Oklahoma City, Tulsa growing in different ways

Oklahoma City and Tulsa metropolitan areas are at the front lines of emerging demographic trends in population, aging, immigration and education, according to an analysis of census data by the Washington, D.C.-based Brookings Institution.

BY PAUL MONIES Modified: May 17, 2010 at 6:13 am •  Published: May 17, 2010
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Th

e Tulsa metro area came in at No. 30.

Although Oklahoma City and Tulsa have been hit by manufacturing and service job losses and rising unemployment, their relatively stable housing markets and energy companies have buffeted those declines.

"As the economy began to deteriorate in other parts of the country, Oklahoma City was prospering,” said Eric Long, manager of economic research for the Greater Oklahoma City Chamber.

Long said inquiries about relocating to Oklahoma City from both companies and individuals have picked up after dropping off in the last year or so.

Retaining college grads
Officials from Tulsa and Oklahoma City chambers mentioned the importance of attracting and retaining college graduates and entrepreneurs, who in the past might have sought jobs or started companies in larger regional metros such as Dallas or Denver.

Susan Harris, senior vice president of education and workforce for the Tulsa Metro Chamber, said if the Tulsa area can grow its percentage of residents with college degrees just 1 percentage point, it would mean an extra $646 million per year in economic activity. "Everything we’re doing is about making sure we are open and receptive to new people coming in and living here, locating their businesses and bringing their families and we are receptive to higher density development in the inner core of the city,” Harris said.

Harris said the chamber is working with colleges, universities and businesses to identify residents who were close to finishing a degree but never did. Another effort includes tightening the integration of career pathways. For example, in the nursing field, it includes ways for certified nursing assistants to get their licensed practical nurse certification and for registered nurses to get bachelor of science degrees in nursing.

More poor in suburbs
Nationally, the Brookings report found 53 percent of the metro poor now live in suburbs, up from 48 percent in 2000. This increasing suburbanization of poverty has implications for policymakers, who have traditionally directed social programs to large cities, said Alan Berube, who headed up the analysis for the Metropolitan Policy Program.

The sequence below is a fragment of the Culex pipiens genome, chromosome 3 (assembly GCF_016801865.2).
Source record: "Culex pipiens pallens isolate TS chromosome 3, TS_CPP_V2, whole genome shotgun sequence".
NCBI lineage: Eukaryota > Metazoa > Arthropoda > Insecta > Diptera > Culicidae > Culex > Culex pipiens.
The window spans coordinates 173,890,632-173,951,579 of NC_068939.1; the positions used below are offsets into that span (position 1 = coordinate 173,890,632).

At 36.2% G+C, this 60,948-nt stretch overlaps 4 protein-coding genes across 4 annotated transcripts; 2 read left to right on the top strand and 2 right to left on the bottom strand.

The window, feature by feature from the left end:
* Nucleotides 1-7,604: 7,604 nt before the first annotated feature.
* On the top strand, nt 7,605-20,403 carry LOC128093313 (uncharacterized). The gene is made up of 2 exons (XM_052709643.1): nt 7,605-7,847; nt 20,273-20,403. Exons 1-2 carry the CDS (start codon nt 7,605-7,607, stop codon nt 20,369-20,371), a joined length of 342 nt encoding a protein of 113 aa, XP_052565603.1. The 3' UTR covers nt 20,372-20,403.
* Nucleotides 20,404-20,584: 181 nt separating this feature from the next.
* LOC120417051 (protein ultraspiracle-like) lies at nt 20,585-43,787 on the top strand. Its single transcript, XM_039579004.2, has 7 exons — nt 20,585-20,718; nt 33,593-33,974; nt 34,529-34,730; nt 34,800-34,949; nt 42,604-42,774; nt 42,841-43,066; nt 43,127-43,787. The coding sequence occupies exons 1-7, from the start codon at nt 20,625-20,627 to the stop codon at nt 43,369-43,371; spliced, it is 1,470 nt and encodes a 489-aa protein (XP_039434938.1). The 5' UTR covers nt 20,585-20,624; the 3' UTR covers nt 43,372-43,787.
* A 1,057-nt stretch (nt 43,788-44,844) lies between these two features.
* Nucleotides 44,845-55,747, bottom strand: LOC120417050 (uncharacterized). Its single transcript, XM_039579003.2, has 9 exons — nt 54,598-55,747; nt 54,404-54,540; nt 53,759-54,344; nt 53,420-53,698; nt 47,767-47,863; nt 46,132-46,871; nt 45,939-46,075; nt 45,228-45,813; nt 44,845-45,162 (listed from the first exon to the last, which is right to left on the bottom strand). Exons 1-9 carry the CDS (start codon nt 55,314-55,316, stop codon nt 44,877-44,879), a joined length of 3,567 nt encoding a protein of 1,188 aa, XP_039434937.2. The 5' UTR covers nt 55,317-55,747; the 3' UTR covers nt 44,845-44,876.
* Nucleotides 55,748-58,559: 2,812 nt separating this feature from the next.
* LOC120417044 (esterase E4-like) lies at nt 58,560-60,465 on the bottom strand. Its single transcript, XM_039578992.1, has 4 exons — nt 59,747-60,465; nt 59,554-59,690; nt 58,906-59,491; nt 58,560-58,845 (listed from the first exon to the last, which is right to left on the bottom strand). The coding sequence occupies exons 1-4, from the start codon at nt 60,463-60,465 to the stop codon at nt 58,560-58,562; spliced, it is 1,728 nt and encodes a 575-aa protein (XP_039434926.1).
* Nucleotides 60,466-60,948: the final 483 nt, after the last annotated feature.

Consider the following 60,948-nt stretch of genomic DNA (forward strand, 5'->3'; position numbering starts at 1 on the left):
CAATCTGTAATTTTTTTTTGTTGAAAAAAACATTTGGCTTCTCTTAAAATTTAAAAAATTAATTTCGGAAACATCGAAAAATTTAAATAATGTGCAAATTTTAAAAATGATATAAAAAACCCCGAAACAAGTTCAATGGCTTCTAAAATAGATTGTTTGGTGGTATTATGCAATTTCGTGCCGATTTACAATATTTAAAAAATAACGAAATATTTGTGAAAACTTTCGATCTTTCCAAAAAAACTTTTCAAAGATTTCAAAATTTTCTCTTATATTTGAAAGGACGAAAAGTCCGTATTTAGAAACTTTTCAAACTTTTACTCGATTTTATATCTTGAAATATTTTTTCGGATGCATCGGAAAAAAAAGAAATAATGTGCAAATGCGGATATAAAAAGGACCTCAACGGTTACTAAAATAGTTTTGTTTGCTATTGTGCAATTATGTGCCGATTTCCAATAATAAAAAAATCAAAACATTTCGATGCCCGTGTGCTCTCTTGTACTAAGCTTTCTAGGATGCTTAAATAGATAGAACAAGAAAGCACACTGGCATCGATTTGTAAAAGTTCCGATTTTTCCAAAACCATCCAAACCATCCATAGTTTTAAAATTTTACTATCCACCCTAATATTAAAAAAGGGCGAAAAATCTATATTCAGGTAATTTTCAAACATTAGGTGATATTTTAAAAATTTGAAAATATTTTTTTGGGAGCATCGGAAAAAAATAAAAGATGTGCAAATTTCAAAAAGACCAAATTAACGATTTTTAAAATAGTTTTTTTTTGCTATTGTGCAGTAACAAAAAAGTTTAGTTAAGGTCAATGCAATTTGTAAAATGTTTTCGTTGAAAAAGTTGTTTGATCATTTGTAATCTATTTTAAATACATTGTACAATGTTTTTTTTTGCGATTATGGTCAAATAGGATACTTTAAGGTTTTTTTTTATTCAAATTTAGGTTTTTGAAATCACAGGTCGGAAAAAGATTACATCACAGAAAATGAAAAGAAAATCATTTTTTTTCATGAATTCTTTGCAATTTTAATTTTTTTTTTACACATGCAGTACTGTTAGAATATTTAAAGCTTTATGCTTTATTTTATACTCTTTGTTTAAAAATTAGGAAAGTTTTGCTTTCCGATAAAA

The latest food stamp numbers from the state Department of Human Services shows that the number of people getting food stamps in the Oklahoma City and Tulsa metros rose more than 30 percent between February 2009 and February 2010. But most outlying counties in those metro areas posted higher percentage increases than Oklahoma and Tulsa counties.

For more discussion on the Brookings report and to view... To read the report


The new metros

Here are selected characteristics of the seven types of metropolitan areas categorized by the Brookings Institution:

1. Next Frontier: high growth, high diversity, high education

2. New Heartland: high growth, low diversity, high education

3. Diverse Giant: low growth, high diversity, high education

4. Border Growth: high growth, high diversity, low education

5. Mid-sized Magnet: high growth, low diversity, low education

6. Skilled Anchor: low growth, low diversity, high education

7. Industrial Core: low growth, low diversity, low education


State of Metro America
The Brookings Institution has grouped the country’s top 100 metro areas into places that share similar demographic characteristics.

Mid-sized magnets

Industrial cores

Source: Brookings Metropolitan Policy Program

Online
For more on the Brookings report and to view an interactive map, go to www.brookings.edu/metro/StateOfMetroAmerica.aspx.

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